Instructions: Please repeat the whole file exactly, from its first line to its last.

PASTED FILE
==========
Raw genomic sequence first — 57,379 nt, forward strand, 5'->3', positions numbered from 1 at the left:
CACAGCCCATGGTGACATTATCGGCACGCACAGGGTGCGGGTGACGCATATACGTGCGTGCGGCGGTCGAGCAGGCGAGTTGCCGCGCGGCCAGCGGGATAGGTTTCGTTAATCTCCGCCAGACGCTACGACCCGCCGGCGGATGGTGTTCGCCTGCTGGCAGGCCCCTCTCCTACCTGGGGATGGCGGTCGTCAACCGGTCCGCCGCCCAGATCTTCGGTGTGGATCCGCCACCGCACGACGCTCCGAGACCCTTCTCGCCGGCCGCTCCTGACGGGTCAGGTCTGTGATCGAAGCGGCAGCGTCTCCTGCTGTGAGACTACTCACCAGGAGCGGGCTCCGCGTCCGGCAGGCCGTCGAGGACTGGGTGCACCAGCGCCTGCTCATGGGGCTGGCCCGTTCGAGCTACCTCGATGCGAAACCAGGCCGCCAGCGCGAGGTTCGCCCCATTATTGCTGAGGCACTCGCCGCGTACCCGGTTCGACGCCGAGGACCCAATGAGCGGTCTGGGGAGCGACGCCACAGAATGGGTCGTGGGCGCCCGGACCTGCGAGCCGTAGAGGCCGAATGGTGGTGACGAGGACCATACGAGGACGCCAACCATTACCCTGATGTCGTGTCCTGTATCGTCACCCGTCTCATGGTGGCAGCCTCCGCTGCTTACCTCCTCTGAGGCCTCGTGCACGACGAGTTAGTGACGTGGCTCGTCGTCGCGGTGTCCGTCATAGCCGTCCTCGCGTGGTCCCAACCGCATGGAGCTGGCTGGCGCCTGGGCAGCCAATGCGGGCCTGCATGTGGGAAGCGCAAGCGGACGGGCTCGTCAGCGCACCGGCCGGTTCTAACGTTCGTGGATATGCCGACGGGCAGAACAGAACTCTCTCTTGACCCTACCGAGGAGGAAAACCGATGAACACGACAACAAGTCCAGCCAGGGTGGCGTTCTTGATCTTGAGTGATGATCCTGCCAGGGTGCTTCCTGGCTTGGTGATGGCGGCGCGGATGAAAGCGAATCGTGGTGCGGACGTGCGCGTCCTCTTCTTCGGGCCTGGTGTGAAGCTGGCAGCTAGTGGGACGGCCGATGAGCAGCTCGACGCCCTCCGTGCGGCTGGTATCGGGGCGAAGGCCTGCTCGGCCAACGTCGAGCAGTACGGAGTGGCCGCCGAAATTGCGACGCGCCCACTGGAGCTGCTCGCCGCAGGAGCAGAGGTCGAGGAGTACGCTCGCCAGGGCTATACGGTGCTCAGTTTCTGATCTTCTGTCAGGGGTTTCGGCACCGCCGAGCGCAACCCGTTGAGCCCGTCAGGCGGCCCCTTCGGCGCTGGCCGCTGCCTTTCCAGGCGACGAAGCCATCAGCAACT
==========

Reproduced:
Raw genomic sequence first — 57,379 nt, forward strand, 5'->3', positions numbered from 1 at the left:
CACAGCCCATGGTGACATTATCGGCACGCACAGGGTGCGGGTGACGCATATACGTGCGTGCGGCGGTCGAGCAGGCGAGTTGCCGCGCGGCCAGCGGGATAGGTTTCGTTAATCTCCGCCAGACGCTACGACCCGCCGGCGGATGGTGTTCGCCTGCTGGCAGGCCCCTCTCCTACCTGGGGATGGCGGTCGTCAACCGGTCCGCCGCCCAGATCTTCGGTGTGGATCCGCCACCGCACGACGCTCCGAGACCCTTCTCGCCGGCCGCTCCTGACGGGTCAGGTCTGTGATCGAAGCGGCAGCGTCTCCTGCTGTGAGACTACTCACCAGGAGCGGGCTCCGCGTCCGGCAGGCCGTCGAGGACTGGGTGCACCAGCGCCTGCTCATGGGGCTGGCCCGTTCGAGCTACCTCGATGCGAAACCAGGCCGCCAGCGCGAGGTTCGCCCCATTATTGCTGAGGCACTCGCCGCGTACCCGGTTCGACGCCGAGGACCCAATGAGCGGTCTGGGGAGCGACGCCACAGAATGGGTCGTGGGCGCCCGGACCTGCGAGCCGTAGAGGCCGAATGGTGGTGACGAGGACCATACGAGGACGCCAACCATTACCCTGATGTCGTGTCCTGTATCGTCACCCGTCTCATGGTGGCAGCCTCCGCTGCTTACCTCCTCTGAGGCCTCGTGCACGACGAGTTAGTGACGTGGCTCGTCGTCGCGGTGTCCGTCATAGCCGTCCTCGCGTGGTCCCAACCGCATGGAGCTGGCTGGCGCCTGGGCAGCCAATGCGGGCCTGCATGTGGGAAGCGCAAGCGGACGGGCTCGTCAGCGCACCGGCCGGTTCTAACGTTCGTGGATATGCCGACGGGCAGAACAGAACTCTCTCTTGACCCTACCGAGGAGGAAAACCGATGAACACGACAACAAGTCCAGCCAGGGTGGCGTTCTTGATCTTGAGTGATGATCCTGCCAGGGTGCTTCCTGGCTTGGTGATGGCGGCGCGGATGAAAGCGAATCGTGGTGCGGACGTGCGCGTCCTCTTCTTCGGGCCTGGTGTGAAGCTGGCAGCTAGTGGGACGGCCGATGAGCAGCTCGACGCCCTCCGTGCGGCTGGTATCGGGGCGAAGGCCTGCTCGGCCAACGTCGAGCAGTACGGAGTGGCCGCCGAAATTGCGACGCGCCCACTGGAGCTGCTCGCCGCAGGAGCAGAGGTCGAGGAGTACGCTCGCCAGGGCTATACGGTGCTCAGTTTCTGATCTTCTGTCAGGGGTTTCGGCACCGCCGAGCGCAACCCGTTGAGCCCGTCAGGCGGCCCCTTCGGCGCTGGCCGCTGCCTTTCCAGGCGACGAAGCCATCAGCAACT